Deep Blue Water
03 May 2017 | Waderick Wells Exuma Land and Sea Park
We pulled ourselves away from Big Majors spot this morning quite reluctantly and headed toward Warderick Wells. We really enjoyed our time here. The anchorage has great holding, wonderful beaches, cell phone coverage and the marina is within dingy distance. Water, fuel and a good meal all close by, in a beautiful setting what is not to like? If hurricane season wasn't fast approaching I think we might put roots down here for a couple of months.
The original plan was to stop at Bell Island on the way up and spend a couple of nights there exploring the Cambridge and O'Brien cay area. We were contemplating Cambridge's mooring field but there is one spot only a 100 ft wide with 7 ft depth between two rocks. Rethought that to the Bell Island anchorage which was between Cambridge and O'Brien. We had planned two nights there moving Friday to Warderick Wells North mooring field.
That all changed when we listened to Chris Parker and checked out the weather sites. There is a front coming through Friday night with winds clocking to out of the west. There are very few places you can hide out from a west wind in the Exumas. The Captain was concerned if we waited until Friday to try and get a mooring there might not be one available. The most you can request a mooring is one day before your arrival and then you get put on the list. So we changed plans and decided to come directly to Warderick Wells. At 0900 every morning the requests for moorings is announced on VHF channel 9 by the park office. Before we pulled anchor we got on the radio and verified that we could get a mooring today.
At 9:40 we pulled up stakes and headed out onto the banks. There had been rain showers overnight and the sky was pretty cloudy. Winds were about 10 knots out of the north east, not the southerlies that had been predicted. The seas were pretty calm and our angle was such that we could sail. The further north we got the grayer and more ominous the sky became. About 2 hours into our journey it started to rain and the winds picked up. We adjusted the sails and were fine picking up a bit in speed. The rain was pretty light and gave the sails a bit of a wash.
We reviewed our course for getting into the mooring area as we headed east up Waderick cut. When we were about a mile out we hailed the park office to get our mooring assignment. The ranger told us we would be on mooring 11 and asked if we had been there before. We told her no and she said "Okay when you come in past the first four mooring balls stay in the "DARK BLUE" water. Mooring numbers increase as you come toward the park headquarters. " Easy peasy right, ha! Major pucker factor your first time in here for sure. The fairway is narrow and the moored boats are obstacles to avoid while staying in the blue water. Holy Cow. The land, rocks and shallow (NOT BLUE) water are only feet, in the single digit feet, away from the "DARK BLUE WATER". We counted the mooring balls 5,6,7, 8, 9 (occupied by a huge cat), around a bend to 10 and at last 11.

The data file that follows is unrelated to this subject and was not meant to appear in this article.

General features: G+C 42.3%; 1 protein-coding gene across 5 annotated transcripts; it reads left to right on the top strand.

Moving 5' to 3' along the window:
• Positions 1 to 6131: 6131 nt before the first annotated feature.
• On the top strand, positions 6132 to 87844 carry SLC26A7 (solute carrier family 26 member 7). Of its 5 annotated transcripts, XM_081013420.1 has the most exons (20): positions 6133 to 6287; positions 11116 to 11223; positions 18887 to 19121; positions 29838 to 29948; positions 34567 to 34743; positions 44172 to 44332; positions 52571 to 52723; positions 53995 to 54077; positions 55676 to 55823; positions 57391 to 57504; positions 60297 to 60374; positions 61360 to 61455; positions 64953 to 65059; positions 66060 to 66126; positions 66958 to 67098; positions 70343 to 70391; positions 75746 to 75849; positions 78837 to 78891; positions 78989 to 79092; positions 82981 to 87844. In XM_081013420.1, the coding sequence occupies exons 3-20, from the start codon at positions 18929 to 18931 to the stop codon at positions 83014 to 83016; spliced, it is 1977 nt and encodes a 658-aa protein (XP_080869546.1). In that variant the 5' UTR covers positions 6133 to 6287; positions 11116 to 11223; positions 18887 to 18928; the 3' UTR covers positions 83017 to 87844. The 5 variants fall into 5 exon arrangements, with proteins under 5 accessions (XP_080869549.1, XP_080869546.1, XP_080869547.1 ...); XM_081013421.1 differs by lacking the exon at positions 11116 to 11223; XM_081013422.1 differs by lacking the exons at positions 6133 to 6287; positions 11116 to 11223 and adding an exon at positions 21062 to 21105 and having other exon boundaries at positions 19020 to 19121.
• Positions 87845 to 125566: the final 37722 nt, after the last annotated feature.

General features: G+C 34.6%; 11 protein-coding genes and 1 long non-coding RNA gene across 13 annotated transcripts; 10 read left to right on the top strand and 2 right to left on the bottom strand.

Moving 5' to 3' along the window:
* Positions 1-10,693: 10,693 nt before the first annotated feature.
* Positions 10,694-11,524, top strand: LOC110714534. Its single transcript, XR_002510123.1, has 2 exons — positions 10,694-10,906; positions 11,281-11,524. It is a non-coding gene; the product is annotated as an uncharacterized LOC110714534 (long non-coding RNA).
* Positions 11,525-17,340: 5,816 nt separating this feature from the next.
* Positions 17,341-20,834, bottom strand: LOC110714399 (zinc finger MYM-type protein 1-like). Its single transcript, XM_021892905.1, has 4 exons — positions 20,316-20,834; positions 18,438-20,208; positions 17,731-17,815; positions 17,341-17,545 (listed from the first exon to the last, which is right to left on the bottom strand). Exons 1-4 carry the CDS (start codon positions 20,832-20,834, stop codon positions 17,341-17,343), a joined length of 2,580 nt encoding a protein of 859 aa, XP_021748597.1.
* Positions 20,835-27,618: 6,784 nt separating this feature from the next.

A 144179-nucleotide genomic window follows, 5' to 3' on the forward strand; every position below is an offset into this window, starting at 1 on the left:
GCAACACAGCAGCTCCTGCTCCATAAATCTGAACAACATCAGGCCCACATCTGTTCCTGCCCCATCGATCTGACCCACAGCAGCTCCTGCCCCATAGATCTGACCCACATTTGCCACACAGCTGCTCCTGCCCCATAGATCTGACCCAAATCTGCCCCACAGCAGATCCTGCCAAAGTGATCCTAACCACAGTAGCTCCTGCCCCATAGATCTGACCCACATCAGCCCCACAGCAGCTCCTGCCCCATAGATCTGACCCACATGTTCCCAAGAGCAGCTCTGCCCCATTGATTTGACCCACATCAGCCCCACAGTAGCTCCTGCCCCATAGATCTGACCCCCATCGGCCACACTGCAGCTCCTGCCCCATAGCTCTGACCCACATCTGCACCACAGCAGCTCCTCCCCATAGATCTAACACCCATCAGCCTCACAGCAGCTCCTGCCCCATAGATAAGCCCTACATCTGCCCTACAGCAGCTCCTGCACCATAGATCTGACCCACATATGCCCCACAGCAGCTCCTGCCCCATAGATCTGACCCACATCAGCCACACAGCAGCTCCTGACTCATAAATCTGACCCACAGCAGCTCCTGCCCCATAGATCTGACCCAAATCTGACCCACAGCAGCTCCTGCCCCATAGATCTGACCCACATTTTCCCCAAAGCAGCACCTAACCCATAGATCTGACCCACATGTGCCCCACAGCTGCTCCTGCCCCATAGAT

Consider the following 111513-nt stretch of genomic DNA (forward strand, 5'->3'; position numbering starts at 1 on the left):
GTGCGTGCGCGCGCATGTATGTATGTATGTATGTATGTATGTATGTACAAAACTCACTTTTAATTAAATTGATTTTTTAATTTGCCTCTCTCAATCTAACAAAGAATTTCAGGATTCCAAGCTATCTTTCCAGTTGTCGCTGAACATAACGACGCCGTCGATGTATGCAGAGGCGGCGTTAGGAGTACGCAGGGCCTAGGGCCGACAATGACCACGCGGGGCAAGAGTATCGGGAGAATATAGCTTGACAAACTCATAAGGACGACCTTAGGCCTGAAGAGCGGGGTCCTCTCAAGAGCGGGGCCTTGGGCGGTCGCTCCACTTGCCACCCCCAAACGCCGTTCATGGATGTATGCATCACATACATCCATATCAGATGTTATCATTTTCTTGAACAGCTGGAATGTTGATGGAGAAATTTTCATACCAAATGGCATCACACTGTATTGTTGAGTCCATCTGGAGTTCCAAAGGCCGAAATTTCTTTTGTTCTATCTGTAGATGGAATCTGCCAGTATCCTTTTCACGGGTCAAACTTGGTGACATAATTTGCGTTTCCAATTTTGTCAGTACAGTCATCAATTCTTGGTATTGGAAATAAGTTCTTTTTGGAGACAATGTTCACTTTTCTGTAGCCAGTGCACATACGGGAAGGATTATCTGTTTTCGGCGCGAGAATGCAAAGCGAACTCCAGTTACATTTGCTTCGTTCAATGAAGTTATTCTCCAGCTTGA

I was on the bow boat hook in hand oooph, missed it Son of a Pup! We slid by, now having to turn around and stay in the DARK BLUE WATER. With just enough turning radius we managed to get turned and armed with my trusty boat hook made another approach. SOB we missed it again! Scott maneuvered us into position yet again and third time was the charm. I managed to snag the pennant, the very short pennant. Scott rushed forward to help hold on to the blasted thing while I got a line through the eye and secured it to the cleat. Phew we were attached !
The current in here is not to be toyed with and was wrecking havoc on our mooring attempts. In such a narrow cut it races through the mooring field. We had arrived at almost high tide, if that is slack tide I can't imagine trying to pick it up at mid.
We got ourselves properly secured and deployed the dingy to go into the park office and pay our fees. The little office has a collection of books, DVDs (for rent), T Shirts, souvenirs and park information. We registered, paid our fees and got maps of the parks hiking and snorkeling sites. I am excited about the hikes, especially Boo Boo hill, where we hope to leave a memento of our visit. (A cruisers tradition). There was another couple waiting to register and the office closed at 4:00 so we paid our fees and headed back to the boat.
On our way back we passed a boat named Destiny whose hailing port was Rochester NY. Well of course we had to stop and introduce ourselves. Bill and Alicia have been sailing for a number of years and were back in the Bahamas after having done the Caribbean islands. We talked for about 20 minutes and exchanged boat cards. Small world or what.
Back at the boat we had a chance to assess our surroundings. It is unbelievably gorgeous here. There are beaches to walk, snorkeling sites galore and the water is clear as gin. We have 16 feet of water under the keel and are within a hundred feet of shore, less when we swing. After getting the boat settled we both opted for a quick swim. The current kept us within a lines grab of the boat. You could easily be swept out into the sound here in minutes. After a refreshing dip and some reading it was time to make dinner and enjoy a cold adult beverage.
I took the picture the next day when we climbed Boo Boo Hill. Light Reach is partially hidden by the island between the two cats in the center of the picture. You can see the blue water banded by sand in the foreground and light blue to clear water in the back. The entrance to the mooring field is to the right. The picture was taken facing north. Stay in the blue water Mon!